Suture holes 721 are disposed along the struts of the annular region as well as the ventricular region to allow attachment of a cover such as pericardium or a polymer such as Dacron or ePTFE. The suture holes may also be disposed along any other part of the frame. Barbs 723 are disposed along the ventricular skirt 728 to help anchor the prosthetic valve to adjacent tissue. Commissure tabs or tabs 712 are disposed on the tips of the commissures 713 and may be used to releasably couple the commissures with a delivery system as will be described below. This allows the frame to expand first, and then the commissures may be released from the delivery system afterwards. One of skill in the art will appreciate that a number of strut geometries may be used, and additionally that strut dimensions such as length, width, thickness, etc. may be adjusted in order to provide the prosthesis with the desired mechanical properties such as stiffness, radial crush strength, commissure deflection, etc. Therefore, the illustrated geometry is not intended to be limiting. The frame may be formed similarly as described above with respect to FIG. 6.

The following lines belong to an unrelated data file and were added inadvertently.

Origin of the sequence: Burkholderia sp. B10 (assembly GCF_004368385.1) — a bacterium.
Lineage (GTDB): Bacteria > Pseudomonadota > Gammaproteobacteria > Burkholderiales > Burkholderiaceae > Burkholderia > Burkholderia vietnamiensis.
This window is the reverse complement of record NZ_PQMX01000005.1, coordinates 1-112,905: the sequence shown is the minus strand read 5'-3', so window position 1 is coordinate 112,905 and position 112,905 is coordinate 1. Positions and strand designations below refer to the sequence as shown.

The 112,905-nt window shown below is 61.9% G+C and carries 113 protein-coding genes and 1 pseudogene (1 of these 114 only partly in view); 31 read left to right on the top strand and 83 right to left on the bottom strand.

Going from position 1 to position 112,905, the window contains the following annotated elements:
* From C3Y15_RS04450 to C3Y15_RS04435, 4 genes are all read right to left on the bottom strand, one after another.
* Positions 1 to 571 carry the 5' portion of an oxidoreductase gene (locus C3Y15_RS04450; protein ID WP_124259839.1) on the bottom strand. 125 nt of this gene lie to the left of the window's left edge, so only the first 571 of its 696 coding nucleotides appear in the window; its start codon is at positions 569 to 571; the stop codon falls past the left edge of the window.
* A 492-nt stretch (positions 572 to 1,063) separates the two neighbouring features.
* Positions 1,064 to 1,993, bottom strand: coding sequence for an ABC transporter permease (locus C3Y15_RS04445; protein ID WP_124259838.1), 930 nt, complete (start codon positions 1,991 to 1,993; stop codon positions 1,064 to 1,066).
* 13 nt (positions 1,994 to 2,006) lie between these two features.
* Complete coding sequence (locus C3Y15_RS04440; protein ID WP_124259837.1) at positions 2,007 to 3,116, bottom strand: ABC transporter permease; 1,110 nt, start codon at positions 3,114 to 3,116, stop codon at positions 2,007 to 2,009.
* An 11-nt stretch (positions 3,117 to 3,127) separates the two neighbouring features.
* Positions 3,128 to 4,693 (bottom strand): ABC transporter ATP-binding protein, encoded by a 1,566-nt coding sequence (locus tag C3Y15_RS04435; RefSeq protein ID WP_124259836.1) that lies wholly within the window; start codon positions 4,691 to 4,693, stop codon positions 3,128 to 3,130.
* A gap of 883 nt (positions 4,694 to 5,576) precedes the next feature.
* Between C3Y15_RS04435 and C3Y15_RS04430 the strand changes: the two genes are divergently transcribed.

FIG. 8 illustrates another exemplary embodiment of a prosthetic cardiac valve in the collapsed configuration, and is similar to the previous embodiments, with the major difference being that the posterior tab is designed to expand to form an elongate horizontal section which allows engagement and anchoring of the posterior tab with the sub-annular region between the posterior leaflet and the ventricular wall. Thus, the elongate horizontal section contacts a larger region of the sub-annular region as compared with a posterior tab that only has a tapered tip formed from a single hinge between struts. This provides enhanced anchoring of the prosthetic valve. In this exemplary embodiment, the anterior tabs will completely self-expand first, followed by the posterior tab and then the ventricular skirt. However, in some situations external factors such as the delivery system, anatomy, etc. may alter the sequence of expansion, and therefore this is not intended to be limiting. Coverings from the frame (e.g. fabric or tissue) have been removed to permit observation of the underlying frame 800. The frame has been unrolled and flattened out. The prosthetic valve frame 800 has an atrial region 806, an annular region 808, and a ventricular region 810. The frame 800 is formed from a plurality of interconnected struts that form a series of peaks and valleys which can expand and contract relative to one another thereby permitting the frame to be loaded onto a delivery catheter in a collapsed configuration, and then radially expanded at a target treatment site for implantation. Preferred embodiments are self-expanding and may be fabricated using superelastic nitinol or other self-expanding materials. Shape memory alloys that spring open above a transition temperature may also be used, and expandable members may also be used to expand the frame when plastic deformation (e.g. balloon expansion) is required to open the frame.